Foire aux vins de Cornas
December 23, 2008, 3:24 pm
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The 52nd fair of the year’s new releases took place in Cornas village hall on December 3rd, with fifty winemakers representing all six northern Rhone appellations.  My hosts had visited the tasting hall the previous evening to escape the crowds and swiftly guided me to old friends, old favorites, and what they considered the breakthrough wines of the event.  After an extended lunch, where my hosts entertained guests from Dijon and after several bottles of Domaine du Tunnel (where I had harvested in September), the men of the party rose from the table and we set off for the idyllic village of Cornas.  

Warmly welcomed by my increasingly merry group, I found myself regarded with curiosity by winemakers, wives, and cave workers – mademoiselle, heels, suit (will put together the Aigle-Carhartt-Barbour uniform next time) assuredly speaking bad french and taking illegible notes on their wine.  The large hall was bustling – countless children, portly amateur collectors stocking up on the new vintage, friends from neighboring villages gossiping, recommendations being passed between the tables.  I leaped at a chance to try Matthieu Barret’s biodynamic Cornas, the first in the area and in short supply.  Despite its ornate label in black and silver and a comparatively high price, I was however underwhelmed by what I tasted.  I look forward to revisiting his wine and finding out how M. Barret deals with limited sulphur application, the crutch of many organic producers.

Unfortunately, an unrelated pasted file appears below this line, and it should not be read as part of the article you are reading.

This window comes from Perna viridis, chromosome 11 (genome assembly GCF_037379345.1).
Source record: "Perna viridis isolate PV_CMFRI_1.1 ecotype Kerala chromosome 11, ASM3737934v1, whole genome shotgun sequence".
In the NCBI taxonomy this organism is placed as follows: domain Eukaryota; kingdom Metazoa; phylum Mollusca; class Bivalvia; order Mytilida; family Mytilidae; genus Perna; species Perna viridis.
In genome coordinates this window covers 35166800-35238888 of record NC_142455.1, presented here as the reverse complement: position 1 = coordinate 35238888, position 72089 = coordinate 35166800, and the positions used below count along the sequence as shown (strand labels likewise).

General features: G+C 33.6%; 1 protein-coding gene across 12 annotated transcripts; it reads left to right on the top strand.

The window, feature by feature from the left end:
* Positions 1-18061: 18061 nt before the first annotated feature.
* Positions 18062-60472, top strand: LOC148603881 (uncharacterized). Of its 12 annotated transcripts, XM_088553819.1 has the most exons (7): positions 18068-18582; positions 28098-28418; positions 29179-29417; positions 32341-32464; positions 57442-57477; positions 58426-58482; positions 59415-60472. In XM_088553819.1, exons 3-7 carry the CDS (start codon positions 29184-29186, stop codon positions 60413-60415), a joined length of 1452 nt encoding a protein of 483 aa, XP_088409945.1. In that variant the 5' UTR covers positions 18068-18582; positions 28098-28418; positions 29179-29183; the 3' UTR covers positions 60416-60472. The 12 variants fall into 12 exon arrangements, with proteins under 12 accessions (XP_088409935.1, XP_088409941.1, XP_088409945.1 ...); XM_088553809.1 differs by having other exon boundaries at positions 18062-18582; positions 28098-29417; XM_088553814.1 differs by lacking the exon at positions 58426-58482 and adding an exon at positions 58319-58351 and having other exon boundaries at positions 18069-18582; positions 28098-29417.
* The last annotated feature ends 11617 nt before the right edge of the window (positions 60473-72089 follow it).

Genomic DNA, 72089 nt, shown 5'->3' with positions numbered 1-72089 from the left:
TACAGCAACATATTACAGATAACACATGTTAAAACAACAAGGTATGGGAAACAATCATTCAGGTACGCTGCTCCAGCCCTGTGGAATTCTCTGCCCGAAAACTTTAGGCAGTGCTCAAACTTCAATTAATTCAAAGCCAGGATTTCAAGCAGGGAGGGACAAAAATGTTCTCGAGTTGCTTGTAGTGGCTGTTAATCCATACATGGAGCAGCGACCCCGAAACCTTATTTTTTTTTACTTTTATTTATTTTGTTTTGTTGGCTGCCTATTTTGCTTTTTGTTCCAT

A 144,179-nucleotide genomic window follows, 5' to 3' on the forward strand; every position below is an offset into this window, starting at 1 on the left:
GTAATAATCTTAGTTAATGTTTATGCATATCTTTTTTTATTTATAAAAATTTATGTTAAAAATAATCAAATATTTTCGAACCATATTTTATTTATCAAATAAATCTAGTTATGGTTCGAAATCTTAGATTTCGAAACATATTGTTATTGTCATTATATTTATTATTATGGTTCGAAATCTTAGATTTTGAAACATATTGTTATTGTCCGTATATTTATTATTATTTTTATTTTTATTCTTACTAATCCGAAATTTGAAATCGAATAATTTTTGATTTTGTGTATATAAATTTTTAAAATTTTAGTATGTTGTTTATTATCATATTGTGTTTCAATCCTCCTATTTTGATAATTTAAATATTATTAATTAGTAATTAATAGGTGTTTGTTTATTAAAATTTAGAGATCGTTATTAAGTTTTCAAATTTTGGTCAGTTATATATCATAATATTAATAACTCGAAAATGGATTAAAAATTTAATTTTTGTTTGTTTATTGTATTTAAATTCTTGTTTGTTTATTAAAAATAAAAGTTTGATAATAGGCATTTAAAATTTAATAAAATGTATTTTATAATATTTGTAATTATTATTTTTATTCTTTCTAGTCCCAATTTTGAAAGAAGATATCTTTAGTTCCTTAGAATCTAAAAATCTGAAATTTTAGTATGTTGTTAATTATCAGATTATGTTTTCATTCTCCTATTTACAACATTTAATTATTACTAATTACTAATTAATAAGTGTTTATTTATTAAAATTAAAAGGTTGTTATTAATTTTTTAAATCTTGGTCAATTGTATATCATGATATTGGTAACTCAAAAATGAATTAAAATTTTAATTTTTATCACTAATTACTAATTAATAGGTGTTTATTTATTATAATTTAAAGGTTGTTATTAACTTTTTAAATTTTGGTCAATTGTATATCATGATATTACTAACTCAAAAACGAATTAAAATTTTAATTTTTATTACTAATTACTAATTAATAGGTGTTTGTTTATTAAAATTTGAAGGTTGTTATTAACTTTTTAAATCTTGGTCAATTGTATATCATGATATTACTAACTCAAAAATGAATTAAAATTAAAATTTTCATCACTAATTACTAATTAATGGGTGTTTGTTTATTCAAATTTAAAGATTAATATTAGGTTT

At Alain Voge, they decided I was a journalist and received me attentively as I tried some excellent uncomplicated whites and what was the stand-out Cornas of the afternoon in my opinion, the 2006 Les Vieilles Fontaines.  After tasting several rustic, jarring St. Josephs, I was delighted to come across Natacha Chave at Aléofane pouring her velvety 2006, in which I found a finesse I had not seen anywhere in St. Joseph in my short apprenticeship in the Northern Rhône.  I managed to track down Aléofane this week at Cave du Lourmel in Paris 15th and I look forward to profiling the intriguing vigneronne for you along with my tasting notes.  

View of Hermitage from Tournon

Whisked onto a TGV back to the capital, I winced at missing a celebratory dinner at Domaine du Tunnel, where I had been fed extravagantly right through the harvest, but content to have soaked in the warm, unceremonious fair of wine and to have gotten friendly with the 2006 vintage.  Enamoured with the characters of this peculiar and beautiful bend in the Rhône, and almost feeling right at home, I wonder which upcoming season of winemaking will bring me back to this magical place.